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Keepers of the Flame

1995 © by DH Hidalgo


Chapter 1: Abayaw Prepares for the Haddan

The morning mist hung over the mountaintops and drifted slowly with the breeze. A water buffalo stood motionless in a fallow rice paddy. A distant waterfall fed gurgling streams into aqueducts of hollowed tree trunks through rice enclosures. Hamlets of wooden huts on stilts dotted the quiet landscape.

Under one of the huts, in one of the hamlets, barefooted men dressed in loincloths sat around a mountain priest in silence. The mombaki was reciting an epic poem in a droning lilt, as he haruspicated over the bile and liver of a dead chicken. With a scrawny finger, he poked at the entrails, deciphering a message from the gods. Abayaw, who was whittling two cane reeds into darts, glanced at the mombaki now and then.

A dispute settlement was going to take place that afternoon. Abayaw’s family and their neighbour were bickering over a boundary between their adjacent rice fields. The area in contention was only a metre long, but the haddan in a few hours was important to both. The Ifugaos of the Philippines were not one to trifle with ambiguities.

Centuries ago, this cultural minority built the rice terraces. Using pointed stones, wooden spades and their bare hands, they carved ledges of rice paddies out of the barren mountain slopes. With each shelf held by walls of packed mud, they skilfully channelled water from streams and rivers, irrigating each and every rice enclosure. Thousands upon thousands of kilometres of rice shelves now line the mountainsides, and while building all these without engineering instruments, they could not afford to be imprecise.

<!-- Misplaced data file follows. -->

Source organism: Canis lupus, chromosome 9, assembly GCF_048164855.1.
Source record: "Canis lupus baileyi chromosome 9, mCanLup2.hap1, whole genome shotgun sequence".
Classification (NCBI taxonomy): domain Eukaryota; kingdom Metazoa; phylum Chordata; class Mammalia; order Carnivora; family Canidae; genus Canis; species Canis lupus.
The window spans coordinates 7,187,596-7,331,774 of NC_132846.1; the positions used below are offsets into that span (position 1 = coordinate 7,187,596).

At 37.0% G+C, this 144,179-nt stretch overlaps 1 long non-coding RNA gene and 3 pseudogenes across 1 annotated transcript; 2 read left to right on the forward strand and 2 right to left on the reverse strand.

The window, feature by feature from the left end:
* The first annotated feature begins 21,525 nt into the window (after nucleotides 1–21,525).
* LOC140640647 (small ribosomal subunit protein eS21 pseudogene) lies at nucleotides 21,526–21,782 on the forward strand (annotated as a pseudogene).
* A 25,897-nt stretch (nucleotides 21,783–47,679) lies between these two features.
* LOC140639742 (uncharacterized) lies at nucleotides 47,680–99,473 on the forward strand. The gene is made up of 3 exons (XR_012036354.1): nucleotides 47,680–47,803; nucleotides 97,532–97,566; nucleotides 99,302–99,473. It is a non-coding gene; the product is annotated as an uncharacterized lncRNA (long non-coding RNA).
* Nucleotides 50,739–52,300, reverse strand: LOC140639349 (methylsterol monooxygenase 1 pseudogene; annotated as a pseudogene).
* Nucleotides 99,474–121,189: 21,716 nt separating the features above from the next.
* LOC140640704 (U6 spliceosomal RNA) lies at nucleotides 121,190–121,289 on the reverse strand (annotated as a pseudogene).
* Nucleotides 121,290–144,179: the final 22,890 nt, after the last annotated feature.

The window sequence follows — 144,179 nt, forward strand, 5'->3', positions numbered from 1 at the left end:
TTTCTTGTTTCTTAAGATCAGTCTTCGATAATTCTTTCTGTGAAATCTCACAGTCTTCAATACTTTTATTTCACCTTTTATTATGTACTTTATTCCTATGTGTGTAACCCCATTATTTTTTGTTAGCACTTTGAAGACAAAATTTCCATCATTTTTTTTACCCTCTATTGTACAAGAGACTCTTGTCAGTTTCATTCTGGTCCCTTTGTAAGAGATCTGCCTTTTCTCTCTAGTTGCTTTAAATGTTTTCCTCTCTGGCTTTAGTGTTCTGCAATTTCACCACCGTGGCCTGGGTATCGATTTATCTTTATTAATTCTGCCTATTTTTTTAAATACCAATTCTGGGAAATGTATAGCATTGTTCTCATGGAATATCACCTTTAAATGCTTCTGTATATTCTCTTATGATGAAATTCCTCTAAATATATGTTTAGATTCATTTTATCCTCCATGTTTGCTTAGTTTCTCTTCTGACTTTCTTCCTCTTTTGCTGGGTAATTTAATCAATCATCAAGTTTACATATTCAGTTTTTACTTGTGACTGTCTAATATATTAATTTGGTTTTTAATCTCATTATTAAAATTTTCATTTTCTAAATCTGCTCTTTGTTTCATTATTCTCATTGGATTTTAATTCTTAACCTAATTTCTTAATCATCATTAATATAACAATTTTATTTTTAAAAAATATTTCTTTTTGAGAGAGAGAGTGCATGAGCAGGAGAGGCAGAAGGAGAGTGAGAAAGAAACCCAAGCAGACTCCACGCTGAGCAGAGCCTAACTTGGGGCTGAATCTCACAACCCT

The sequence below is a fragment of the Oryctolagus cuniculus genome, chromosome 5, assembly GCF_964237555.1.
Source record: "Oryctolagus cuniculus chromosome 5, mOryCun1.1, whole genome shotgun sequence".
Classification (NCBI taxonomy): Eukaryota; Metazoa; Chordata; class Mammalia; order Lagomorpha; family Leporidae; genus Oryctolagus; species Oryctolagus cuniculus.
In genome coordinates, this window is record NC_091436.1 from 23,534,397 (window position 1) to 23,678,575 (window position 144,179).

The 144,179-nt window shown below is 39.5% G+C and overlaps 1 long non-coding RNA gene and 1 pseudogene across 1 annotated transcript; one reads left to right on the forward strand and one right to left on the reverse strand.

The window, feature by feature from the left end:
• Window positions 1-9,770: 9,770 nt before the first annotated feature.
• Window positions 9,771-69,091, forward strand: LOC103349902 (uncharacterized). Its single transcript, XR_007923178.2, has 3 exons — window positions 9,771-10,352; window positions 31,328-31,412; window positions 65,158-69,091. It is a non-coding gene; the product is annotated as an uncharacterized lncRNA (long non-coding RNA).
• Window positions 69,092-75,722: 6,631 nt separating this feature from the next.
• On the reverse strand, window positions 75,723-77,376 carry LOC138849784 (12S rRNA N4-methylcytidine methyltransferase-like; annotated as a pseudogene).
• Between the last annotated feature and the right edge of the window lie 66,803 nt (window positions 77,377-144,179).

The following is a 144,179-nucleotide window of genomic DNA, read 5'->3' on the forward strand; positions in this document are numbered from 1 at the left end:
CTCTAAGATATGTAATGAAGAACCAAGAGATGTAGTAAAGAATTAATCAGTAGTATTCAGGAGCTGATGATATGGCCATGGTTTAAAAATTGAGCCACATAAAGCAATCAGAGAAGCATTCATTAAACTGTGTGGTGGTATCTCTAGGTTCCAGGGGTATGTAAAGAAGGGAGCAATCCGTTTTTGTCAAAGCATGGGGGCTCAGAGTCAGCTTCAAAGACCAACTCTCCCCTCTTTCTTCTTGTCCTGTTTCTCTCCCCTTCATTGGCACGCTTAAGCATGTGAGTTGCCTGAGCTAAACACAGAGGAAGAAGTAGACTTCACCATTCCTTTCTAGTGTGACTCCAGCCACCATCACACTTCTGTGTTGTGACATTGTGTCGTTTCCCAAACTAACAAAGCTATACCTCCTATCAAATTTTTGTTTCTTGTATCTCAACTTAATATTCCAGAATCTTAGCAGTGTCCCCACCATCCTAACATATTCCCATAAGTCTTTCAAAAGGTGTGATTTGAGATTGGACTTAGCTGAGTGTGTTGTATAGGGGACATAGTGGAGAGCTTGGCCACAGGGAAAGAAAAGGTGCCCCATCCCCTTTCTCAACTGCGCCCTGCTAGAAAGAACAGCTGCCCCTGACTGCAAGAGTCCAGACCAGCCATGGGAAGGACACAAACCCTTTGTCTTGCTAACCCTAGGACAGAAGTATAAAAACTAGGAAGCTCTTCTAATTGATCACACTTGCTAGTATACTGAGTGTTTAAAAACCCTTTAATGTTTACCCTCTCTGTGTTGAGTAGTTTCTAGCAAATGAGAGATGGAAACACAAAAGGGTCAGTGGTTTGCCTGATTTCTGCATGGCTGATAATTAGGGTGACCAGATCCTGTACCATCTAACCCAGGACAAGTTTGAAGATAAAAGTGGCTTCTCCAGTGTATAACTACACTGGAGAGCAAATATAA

“Yaw!” Dulmog whispered, “where’s your egg?” Abayaw looked up and pointed with a quick tilt of his nose to his hipbag nearby.

Abayaw seemed an unlikely choice to represent the family in a contest of physical prowess. He was born with one leg significantly shorter than the other. So instead of clambering the cumbersome stairways of the mountains to work in the rice fields, he attended school. He also spent his time wandering in the forest, wading in the rivers, and exploring the mysterious massive stone ruins, believed to date from 2,000 BC, in the wilderness of Potia. Sometimes, one could spot him limping along the dikes, patting mud into the chinks of its walls. But he was chosen to do battle with the neighbour because the Ifugaos know that a physical handicap does not deter a brilliant mind.

The mombaki finally finished his monotonous chanting. He looked up at the sky with outstretched arms, appealing to the sun, the moon, the stars, the gods and all the forces in the universe worth petitioning to. While this impassioned supplication was going on, the chicken was discreetly handed over to the womenfolk to be prepared for the mombaki’s lunch. Everyone quietly welcomed the wild chirping of forest crickets.

An Ifugao elder, who had been chewing a betel nut all this time, spat the red juice out and slowly got up on his feet. Had the gods looked favourably on the sacrifice? he inquired of the mombaki. There was a collective sigh of relief as the mombaki solemnly nodded his head. One by one, the others stood up and stretched their cramped limbs, slowly dispersing here and there to thatched-roof huts where sleeping boards and reed mats awaited them. They would gather again later to witness the haddan.

Meanwhile, in another distant hamlet, under a hut on stilts, a similar ritual was taking place. The mombaki of the rival family likewise nodded his head.